Since the very beginning with the release of 2008’s Iron Man, Kevin Feige has been at the creative helm at Marvel Studios, both in the foreground and behind the scenes, guiding the biggest superhero franchise in history through its various phases. His influence has left an indelible mark on the Marvel Cinematic Universe, providing the guidance and planning that Warner Bros’ DCEU sorely seems to lack. Regardless of your opinions about the MCU, its superheroes and its leadership, its box office dominance for over a decade is undeniable (sorry, Martin Scorsese). Kevin Feige’s Marvel has set a standard that other major studios have failed to replicate. However, there’s a growing sentiment that perhaps it’s time for a change in leadership within the MCU. Is Marvel’s top boss losing his golden touch with comic book properties? Some fans are starting to believe so.
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When discussing Marvel’s movies and TV shows online, a recurring sentiment emerges: they’ve become incredibly predictable and formulaic. Boring even. Fans know exactly what to expect with each release, and because of that have slowly begun to lose interest — just look at recent trailers, for example. Many argue that the genre’s constraints are to blame, but a closer look reveals that Marvel hasn’t ventured far from its established tone and style (with the exception of Eternals, perhaps — which most fans hated). While they experiment with genres on the surface, the MCU often delivers a familiar tone, style and setup: one pinch of humour, two pinches of visual effects, and, of course, obligatory post-credit scenes.
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Marvel’s Phase 4 and the onset of Phase 5 have received their fair share of criticism, and some fans feel that Kevin Feige’s vision may have run its course. The MCU’s comedic juxtaposition, often punctuating serious moments, may no longer resonate with audiences seeking diverse (and maybe even original) storytelling experiences.
The superhero movie landscape has evolved since the release of Iron Man in 2008, and the MCU’s once-revolutionary approach (in comparison to DC’s Dark Knight films at the time) may no longer stand out. Avengers: Endgame provided a fitting conclusion to the Marvel Cinematic Universe for many fans, offering a natural point for Kevin Feige to step back and give someone else the reigns. However, his continued involvement suggests a reluctance to embrace new directions and styles. Not every story needs to be funny. And not every story needs to be about huge blockbuster effects. The comics prove that.
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Marvel Comics offers a vast array of tones and styles, from the epic narratives of Frank Miller and David Mazzucchelli’s Daredevil: Born Again to Bob Layton’s Demon In A Bottle. The X-Men and Fantastic Four comics, in particular, have explored countless innovative and bold narratives that cover heavy themes of racism, persecution, religion and rejection. Yet, the MCU seems reluctant to tap into these varied shades of storytelling — instead focusing on lighter themes and stories. Perhaps Feige’s preferred style, while successful for a time, no longer aligns with the evolving tastes of moviegoers — heck, even Warner Bros’ imitation films, like The Flash and Blue Beetle, prove this.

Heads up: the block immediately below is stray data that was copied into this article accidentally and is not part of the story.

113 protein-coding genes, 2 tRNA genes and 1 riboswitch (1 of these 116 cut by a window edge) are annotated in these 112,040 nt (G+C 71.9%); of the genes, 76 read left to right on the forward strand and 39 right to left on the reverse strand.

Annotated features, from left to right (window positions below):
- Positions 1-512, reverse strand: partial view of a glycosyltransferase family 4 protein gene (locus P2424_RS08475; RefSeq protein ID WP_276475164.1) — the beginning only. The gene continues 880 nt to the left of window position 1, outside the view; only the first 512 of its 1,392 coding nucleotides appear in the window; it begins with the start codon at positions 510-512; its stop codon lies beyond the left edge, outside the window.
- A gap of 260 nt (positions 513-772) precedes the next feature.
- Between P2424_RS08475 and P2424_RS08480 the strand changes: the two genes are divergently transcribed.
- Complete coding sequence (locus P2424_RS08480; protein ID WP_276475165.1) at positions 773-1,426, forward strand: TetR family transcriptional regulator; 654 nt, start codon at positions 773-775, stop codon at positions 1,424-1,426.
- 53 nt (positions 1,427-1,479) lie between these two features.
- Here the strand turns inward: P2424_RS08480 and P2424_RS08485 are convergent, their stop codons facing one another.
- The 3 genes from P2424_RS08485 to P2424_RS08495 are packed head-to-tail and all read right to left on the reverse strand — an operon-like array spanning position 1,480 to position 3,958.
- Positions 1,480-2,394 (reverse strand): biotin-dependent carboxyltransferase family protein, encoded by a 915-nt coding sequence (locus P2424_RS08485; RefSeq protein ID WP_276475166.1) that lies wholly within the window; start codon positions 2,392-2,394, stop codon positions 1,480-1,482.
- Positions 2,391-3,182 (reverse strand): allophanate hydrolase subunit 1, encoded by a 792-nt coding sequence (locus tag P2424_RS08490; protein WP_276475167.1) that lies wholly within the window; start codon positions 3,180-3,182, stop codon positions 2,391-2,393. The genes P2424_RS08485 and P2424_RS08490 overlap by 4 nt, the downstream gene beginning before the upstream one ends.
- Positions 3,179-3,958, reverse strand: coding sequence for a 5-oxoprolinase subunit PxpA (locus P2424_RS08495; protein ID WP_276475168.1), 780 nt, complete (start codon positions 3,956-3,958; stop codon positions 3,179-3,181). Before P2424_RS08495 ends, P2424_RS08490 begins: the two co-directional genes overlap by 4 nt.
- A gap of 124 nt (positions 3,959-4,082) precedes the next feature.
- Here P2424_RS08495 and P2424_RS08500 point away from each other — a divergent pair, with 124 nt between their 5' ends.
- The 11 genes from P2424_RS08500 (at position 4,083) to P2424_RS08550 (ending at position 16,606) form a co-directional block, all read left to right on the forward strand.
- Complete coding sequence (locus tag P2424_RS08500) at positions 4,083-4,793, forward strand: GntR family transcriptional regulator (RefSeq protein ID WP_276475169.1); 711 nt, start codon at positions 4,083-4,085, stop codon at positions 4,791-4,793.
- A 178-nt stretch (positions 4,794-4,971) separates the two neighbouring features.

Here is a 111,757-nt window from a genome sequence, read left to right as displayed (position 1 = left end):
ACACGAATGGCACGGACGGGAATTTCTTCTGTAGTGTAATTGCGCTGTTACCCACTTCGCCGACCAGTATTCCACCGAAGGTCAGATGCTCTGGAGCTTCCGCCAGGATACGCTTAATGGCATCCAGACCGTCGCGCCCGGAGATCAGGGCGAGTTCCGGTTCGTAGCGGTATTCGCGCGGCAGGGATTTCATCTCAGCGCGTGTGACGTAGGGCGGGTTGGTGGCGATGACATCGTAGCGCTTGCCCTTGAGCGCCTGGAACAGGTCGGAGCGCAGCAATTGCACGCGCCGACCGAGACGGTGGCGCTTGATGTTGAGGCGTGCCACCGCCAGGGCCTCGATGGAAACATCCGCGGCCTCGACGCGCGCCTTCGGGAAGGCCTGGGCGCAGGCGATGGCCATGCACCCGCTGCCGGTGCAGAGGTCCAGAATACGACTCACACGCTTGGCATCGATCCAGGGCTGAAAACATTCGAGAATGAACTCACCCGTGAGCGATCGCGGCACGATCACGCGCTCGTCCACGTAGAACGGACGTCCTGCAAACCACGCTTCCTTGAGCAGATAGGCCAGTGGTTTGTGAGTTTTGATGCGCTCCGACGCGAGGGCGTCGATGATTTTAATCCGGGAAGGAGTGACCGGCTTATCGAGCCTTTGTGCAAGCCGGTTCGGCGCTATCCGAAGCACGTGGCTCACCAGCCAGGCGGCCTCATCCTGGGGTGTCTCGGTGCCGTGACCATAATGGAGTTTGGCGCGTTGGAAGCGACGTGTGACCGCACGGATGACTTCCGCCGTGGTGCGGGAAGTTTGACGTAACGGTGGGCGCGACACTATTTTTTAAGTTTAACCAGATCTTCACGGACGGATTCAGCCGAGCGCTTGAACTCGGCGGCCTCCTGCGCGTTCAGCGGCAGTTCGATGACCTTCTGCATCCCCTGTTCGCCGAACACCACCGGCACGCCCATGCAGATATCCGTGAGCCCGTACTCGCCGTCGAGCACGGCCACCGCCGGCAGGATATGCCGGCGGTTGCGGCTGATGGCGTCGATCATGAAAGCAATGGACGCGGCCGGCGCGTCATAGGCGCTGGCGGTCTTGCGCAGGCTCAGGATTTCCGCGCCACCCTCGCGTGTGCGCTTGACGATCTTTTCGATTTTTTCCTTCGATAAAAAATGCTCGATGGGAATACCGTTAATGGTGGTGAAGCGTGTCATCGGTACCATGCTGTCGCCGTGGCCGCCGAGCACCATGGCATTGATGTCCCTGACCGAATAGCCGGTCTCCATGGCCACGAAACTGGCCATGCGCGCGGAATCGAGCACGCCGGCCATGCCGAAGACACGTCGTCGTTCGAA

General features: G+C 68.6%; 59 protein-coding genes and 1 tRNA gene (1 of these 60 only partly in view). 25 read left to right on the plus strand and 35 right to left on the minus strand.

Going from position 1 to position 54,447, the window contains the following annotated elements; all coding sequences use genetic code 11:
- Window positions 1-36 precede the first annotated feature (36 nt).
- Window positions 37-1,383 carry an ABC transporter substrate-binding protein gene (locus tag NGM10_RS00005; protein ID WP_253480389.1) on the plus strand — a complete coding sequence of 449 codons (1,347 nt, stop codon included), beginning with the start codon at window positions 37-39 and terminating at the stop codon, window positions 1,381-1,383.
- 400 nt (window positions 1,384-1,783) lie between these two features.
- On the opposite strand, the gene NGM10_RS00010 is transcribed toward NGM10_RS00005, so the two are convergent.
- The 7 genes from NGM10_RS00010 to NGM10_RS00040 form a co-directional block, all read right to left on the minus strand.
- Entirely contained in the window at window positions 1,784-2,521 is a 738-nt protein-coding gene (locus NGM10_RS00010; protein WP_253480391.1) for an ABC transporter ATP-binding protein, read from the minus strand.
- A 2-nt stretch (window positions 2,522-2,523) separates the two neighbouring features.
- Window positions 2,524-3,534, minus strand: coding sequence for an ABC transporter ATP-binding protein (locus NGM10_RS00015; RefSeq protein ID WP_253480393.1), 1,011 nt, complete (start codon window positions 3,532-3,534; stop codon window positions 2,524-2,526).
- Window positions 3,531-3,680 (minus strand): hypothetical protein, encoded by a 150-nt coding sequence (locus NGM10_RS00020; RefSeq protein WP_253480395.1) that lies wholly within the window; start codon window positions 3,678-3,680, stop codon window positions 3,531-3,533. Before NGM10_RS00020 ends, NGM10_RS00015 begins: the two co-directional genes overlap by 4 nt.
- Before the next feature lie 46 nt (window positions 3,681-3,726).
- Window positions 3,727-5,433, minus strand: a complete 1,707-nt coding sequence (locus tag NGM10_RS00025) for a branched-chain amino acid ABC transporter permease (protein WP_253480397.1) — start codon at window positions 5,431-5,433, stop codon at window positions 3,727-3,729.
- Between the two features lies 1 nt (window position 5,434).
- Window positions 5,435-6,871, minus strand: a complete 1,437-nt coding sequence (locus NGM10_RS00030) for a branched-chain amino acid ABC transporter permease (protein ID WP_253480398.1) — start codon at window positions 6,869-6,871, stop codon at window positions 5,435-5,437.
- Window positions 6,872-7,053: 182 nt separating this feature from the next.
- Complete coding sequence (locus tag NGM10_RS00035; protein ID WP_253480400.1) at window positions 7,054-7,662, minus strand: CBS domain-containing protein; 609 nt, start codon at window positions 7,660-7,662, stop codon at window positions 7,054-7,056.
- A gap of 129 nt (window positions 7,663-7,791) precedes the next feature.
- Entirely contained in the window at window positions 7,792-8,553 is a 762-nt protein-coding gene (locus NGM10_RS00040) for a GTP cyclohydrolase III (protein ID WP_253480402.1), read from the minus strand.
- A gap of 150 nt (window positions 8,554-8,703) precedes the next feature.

In the history of comics, tastes evolve, and characters must adapt to remain relevant. The Silver Age of comics saw characters introduced in a fresh perspective. Denny O’Neil and Neal Adams revitalized Batman by introducing a new style and tone. Feige’s MCU may be at a similar crossroads, where a change in direction is necessary to reinvigorate the franchise.
While losing the President of Marvel Studios could pose a risk, continuing with a diminishing formula may prove to be even riskier. The MCU desperately needs to explore new territory and connect with audiences in fresh ways. That means telling stories with a completely different tone. We’re not saying Marvel has to become Zack Snyder’s gritty and dark DCEU, but it does need to evolve into something more mature.
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In a landscape where the MCU appears to be searching for a revitalized direction, it’s worth contemplating whether Kevin Feige’s vision has served its purpose. The first few films were absolutely great. But we need to blame someone for Ant-Man 3, Black Widow and Thor 4.
Just as comic books have evolved over the years, so too must the Marvel Cinematic Universe. It’s time to embrace change and embark on a new frontier of storytelling.
Change is inevitable, and as the MCU evolves, it may be time to pass the torch to a new creative visionary. The MCU’s future success on TV and at the movies may depend on its ability to embrace fresh perspectives and embark on a bold new chapter in superhero storytelling. And no, She-Hulk wasn’t the right direction either.
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What do you think, is it time for Kevin Feige to give up his position at Marvel?